Our modern Christian theology has gained a growingly clearer perception of the grounding of the truth of Justification by Faith, like that of the Atonement, in the deeper truth of those relations of real union between Christ and humanity which are revealed in the Incarnation. Notwithstanding a somewhat prevalent modern un-Protestant tendency to view faith as no longer the instrument, but the ground, of justification, because through faith we become personally righteous, actual righteousness being induced in us by the law of faith, our wisest Christian thought has not forsaken the lines of progress that lie along the Pauline, Reformational, and Protestant teaching of justification, sold fide, not by works; by the righteousness of Christ, not by inherent and developing righteousness of our own. It has, however, relieved it of the forensic mask it so often wore, bringing into light its higher than merely legal features in the necessary presence of faith's free spiritual activities and ethical effects in the divine-human process, the faith that justifies being now better exhibited as heart-righteousness evinced in discipleship of Christ. By this clearer insistence on the essential presence in man's justification of appropriating faith and spiritual receptiveness in respect of Christ and His living righteousness, the magical and fictional look of the saving process has disappeared, and its moral character has been more satisfyingly presented. Our recent Christian thinking has also conceived the divine judicial act, not as a simple pronouncement within the Deity's own nature that might remain of idle import for us because of its outwardness, but as also voiced by His holy Spirit in the rejoicing soul of the justified man, whose sense of release from guilt makes him joy in hope of the glory of God. Justification by faith has thus been better conceived as no arbitrary requirement, since Christian thought has recognised how necessary faith itself, as the prime and essential condition of right character, is to any justification that shall be truly moral, any justification that shall introduce us to real spiritual states and not merely forensic relations. Thus it has come about that, in seeking to weed out with firmer hand the fictitious and unreal, the unethical and arbitrary, from the elements of its faith, recent Christian thought has put the doctrine of the imputation of Christ's righteousness and merits on more substantial basis by its more careful recognition that God's taking of us, not for what we are, but for what, by the faith that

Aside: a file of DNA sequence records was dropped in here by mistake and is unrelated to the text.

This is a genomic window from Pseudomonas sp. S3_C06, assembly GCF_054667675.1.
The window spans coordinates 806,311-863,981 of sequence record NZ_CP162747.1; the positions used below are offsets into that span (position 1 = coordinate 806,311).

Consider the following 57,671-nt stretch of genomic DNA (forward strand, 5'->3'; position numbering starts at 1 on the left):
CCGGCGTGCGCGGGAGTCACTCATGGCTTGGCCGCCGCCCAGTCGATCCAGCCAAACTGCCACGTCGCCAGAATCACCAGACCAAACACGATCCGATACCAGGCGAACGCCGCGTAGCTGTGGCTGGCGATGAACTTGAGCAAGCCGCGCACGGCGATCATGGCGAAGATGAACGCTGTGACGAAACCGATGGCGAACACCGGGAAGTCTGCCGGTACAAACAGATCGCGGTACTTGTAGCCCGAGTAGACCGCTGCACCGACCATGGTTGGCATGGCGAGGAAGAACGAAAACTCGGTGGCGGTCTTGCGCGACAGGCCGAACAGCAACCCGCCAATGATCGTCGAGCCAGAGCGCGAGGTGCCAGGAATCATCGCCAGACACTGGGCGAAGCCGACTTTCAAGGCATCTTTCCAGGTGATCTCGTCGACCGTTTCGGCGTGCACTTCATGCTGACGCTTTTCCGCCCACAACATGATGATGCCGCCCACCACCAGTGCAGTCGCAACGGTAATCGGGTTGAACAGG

does most surely yield righteousness, we are becoming, is not deed divorced from reality, but anticipative deed dependent on our most real renunciation of sin in soul and purpose.
In the sphere of Sanctification, there has been quickened thought in modern Christian theology. It has been felt that Christian teaching has too long deferred its ideal of holy life to another date and sphere, so paralysing spiritual aspiration and endeavour here and now: less artificial and more healthful notions of holiness have found place in the best recent Christian teaching: in the reigning Christ have been better disclosed at once the ideal and the power of sanctified life, while there has also been more clearly exhibited the importance of faith to sanctification in its wondrous possibilities progressively to assimilate man to the image of Christ, Who, though transcendent, becomes the immanent Christ, an immanent vital principle in all Christianised souls: the duty and the privilege of walking in the grace of life and in conscious spiritual union with Christ as living Head have been in recent years more effectively presented, and it has become better understood that sanctification is effected not so much by